Saturday, August 1, 2009

Ethiopian Recipes: Injera

Ok. This is the best I can do. Not the real thing, for sure; that involves a long complicated process, a special yeast called 'ersho' and a locally brewed beer. Mina's explained it to me several times and I still haven't quite gotten all the steps down in my head. But this works fairly well for us. The quantities feed our family of four for one meal.

1 cup white flour
1 cup wheat flour


2 cups teff flour

2 tsp baking soda (approx-- I usually just dump a little in)
1/2 c vinegar (ditto)
water (or soda water) to achieve desired consistency

Mix all ingredients together and add enough water to form a consistency like a crepe batter. Set aside at room temp for an hour or so. The batter should be nice and fizzy and bubbly at this point. Heat either a well-seasoned cast-iron pan (my personal choice) or a high quality non-stick pan (this stuff sticks like a stinker, so none of those cheap-o pans will work) on a low to med heat. Too low or too high will cause the batter to stick. I put my electric burner on "3".

Okay. Now the tricky bit. You have to stir down the batter, scoop out a bit (amount depends on the size of your pan) and pour it into the pan. Quickly pick up the pan and swirl the batter till it covers the bottom of the whole pan with a thin film. As it cooks through you'll see bubbles pop and the top will look all pitted. Once the whole top is pitted and firm, flip it out onto a plate. You don't have to cook the other side if you get the batter the right consistency and swirl it thin enough.

Some tips;

Don't be afraid to add water or vinegar as your cooking along. Sometimes the first two injera are total flops and I have to adjust the batter consistancy as I go.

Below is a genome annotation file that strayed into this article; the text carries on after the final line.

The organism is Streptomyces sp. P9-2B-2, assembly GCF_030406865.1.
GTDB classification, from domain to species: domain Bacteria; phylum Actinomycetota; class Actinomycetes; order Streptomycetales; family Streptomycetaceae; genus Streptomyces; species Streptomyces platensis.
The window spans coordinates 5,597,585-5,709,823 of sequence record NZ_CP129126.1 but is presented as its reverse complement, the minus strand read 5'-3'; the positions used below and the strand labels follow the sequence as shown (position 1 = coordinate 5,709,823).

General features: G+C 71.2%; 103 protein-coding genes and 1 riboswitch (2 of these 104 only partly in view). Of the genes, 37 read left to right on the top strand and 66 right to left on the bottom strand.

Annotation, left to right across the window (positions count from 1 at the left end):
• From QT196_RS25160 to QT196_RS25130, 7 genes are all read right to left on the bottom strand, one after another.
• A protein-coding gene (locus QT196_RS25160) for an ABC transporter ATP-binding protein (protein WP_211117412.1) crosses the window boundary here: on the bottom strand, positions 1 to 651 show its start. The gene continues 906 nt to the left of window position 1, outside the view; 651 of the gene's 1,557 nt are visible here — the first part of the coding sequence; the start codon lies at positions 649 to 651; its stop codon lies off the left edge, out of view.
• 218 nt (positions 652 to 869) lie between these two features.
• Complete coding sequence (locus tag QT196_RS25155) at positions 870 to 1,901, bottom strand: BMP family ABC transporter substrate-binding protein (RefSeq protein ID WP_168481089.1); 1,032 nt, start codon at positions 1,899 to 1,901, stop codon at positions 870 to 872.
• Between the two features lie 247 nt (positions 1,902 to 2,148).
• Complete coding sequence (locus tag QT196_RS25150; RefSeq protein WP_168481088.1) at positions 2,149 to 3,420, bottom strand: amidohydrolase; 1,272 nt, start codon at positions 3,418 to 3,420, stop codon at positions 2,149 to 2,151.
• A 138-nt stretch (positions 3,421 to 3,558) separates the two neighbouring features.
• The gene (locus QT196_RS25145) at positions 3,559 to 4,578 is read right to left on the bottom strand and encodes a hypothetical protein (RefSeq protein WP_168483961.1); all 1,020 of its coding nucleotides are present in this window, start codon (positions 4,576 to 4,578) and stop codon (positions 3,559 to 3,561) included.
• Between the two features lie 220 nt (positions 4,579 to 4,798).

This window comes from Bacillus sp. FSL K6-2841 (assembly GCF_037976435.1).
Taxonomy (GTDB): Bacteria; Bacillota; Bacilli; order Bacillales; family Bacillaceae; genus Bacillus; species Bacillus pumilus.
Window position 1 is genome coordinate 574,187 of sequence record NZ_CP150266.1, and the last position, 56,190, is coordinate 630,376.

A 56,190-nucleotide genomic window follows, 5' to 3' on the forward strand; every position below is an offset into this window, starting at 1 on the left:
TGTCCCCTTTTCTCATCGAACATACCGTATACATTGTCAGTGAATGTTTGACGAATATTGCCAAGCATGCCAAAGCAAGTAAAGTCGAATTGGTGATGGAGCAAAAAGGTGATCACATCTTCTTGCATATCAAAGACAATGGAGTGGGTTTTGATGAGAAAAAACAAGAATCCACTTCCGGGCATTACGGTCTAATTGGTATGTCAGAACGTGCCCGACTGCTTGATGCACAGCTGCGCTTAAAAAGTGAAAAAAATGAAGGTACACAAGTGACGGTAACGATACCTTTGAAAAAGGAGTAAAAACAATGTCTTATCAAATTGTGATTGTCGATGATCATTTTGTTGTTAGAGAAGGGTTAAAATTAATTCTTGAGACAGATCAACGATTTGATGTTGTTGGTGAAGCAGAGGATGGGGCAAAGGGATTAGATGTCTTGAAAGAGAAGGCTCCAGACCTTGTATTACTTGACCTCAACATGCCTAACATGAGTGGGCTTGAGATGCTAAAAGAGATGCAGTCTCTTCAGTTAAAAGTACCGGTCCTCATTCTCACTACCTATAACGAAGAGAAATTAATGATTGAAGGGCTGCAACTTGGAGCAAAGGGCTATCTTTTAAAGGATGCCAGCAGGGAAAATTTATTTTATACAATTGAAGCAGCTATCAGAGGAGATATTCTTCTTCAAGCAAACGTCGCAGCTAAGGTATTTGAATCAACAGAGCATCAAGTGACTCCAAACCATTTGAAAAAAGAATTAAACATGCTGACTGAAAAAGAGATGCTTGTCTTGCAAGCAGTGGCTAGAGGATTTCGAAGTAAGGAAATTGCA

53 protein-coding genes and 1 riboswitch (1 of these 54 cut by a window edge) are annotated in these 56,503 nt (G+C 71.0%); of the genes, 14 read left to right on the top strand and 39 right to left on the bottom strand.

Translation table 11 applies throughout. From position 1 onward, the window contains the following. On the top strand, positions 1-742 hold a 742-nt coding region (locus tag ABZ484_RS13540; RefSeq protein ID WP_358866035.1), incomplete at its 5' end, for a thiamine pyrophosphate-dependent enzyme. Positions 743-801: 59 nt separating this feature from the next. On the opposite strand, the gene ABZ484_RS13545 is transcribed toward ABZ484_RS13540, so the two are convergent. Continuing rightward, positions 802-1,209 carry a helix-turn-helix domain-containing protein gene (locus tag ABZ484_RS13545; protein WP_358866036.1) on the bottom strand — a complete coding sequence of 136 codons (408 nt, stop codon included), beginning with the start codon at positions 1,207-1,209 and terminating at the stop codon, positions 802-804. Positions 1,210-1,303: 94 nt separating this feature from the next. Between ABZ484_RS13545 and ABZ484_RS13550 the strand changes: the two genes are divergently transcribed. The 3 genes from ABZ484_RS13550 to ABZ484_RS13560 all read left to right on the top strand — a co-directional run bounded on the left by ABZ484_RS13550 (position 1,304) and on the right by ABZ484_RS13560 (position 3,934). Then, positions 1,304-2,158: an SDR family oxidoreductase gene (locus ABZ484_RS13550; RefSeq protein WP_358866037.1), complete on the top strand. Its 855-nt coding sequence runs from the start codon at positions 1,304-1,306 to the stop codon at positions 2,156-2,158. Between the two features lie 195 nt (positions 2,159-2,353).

Taste the first one as it comes off the pan to be sure you've got the right amount of vinegar. The tast of that local beer I mentioned is hard to reproduce :)

If you're using cast iron, you may have to lightly oil the pan every few pieces. I use a paper towel dipped in olive oil.

I don't notice a difference between using plain tap water and using soda water myself, but try both and see which one you like better

Next time: Carrots and Potatoes

(if I knew the ethiopian word for this dish, it would be much more dramatic...)


Denise said...

You are SO sweet. I'm going to try this as soon as possible. If this works.... well, you'll get SOMETHING special out of it!!!

I LOVE Ethiopian cooking... Doro Wot, being a favorite. Even throwing it up 34 weeks pregnant hasn't stopped that (though it did for the rest of the pregnancy). We keep pre-made Berbere in the spice cabinent at all times, since it's found in so many of the recipes I have.

Herb of Grace said...

Recipe for Alicha Wat coming up soon! You can just modify it to make it Doro Wat.